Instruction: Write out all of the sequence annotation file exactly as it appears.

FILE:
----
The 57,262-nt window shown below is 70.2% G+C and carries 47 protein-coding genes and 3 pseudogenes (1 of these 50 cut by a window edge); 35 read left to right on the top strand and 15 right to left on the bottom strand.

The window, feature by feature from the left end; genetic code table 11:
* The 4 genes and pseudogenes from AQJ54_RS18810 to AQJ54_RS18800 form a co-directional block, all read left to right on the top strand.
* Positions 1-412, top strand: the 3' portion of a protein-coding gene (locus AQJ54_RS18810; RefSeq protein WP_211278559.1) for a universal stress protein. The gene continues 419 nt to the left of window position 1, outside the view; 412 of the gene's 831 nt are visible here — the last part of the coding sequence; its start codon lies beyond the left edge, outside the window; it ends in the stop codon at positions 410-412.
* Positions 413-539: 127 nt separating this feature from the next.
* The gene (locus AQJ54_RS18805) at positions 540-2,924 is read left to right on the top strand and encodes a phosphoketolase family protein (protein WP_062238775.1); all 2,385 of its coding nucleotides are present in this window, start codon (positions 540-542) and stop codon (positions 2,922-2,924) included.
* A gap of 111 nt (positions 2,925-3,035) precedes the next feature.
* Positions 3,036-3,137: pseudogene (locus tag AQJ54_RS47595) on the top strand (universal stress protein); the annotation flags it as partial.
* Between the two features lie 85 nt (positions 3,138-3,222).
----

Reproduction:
The 57,262-nt window shown below is 70.2% G+C and carries 47 protein-coding genes and 3 pseudogenes (1 of these 50 cut by a window edge); 35 read left to right on the top strand and 15 right to left on the bottom strand.

The window, feature by feature from the left end; genetic code table 11:
* The 4 genes and pseudogenes from AQJ54_RS18810 to AQJ54_RS18800 form a co-directional block, all read left to right on the top strand.
* Positions 1-412, top strand: the 3' portion of a protein-coding gene (locus AQJ54_RS18810; RefSeq protein WP_211278559.1) for a universal stress protein. The gene continues 419 nt to the left of window position 1, outside the view; 412 of the gene's 831 nt are visible here — the last part of the coding sequence; its start codon lies beyond the left edge, outside the window; it ends in the stop codon at positions 410-412.
* Positions 413-539: 127 nt separating this feature from the next.
* The gene (locus AQJ54_RS18805) at positions 540-2,924 is read left to right on the top strand and encodes a phosphoketolase family protein (protein WP_062238775.1); all 2,385 of its coding nucleotides are present in this window, start codon (positions 540-542) and stop codon (positions 2,922-2,924) included.
* A gap of 111 nt (positions 2,925-3,035) precedes the next feature.
* Positions 3,036-3,137: pseudogene (locus tag AQJ54_RS47595) on the top strand (universal stress protein); the annotation flags it as partial.
* Between the two features lie 85 nt (positions 3,138-3,222).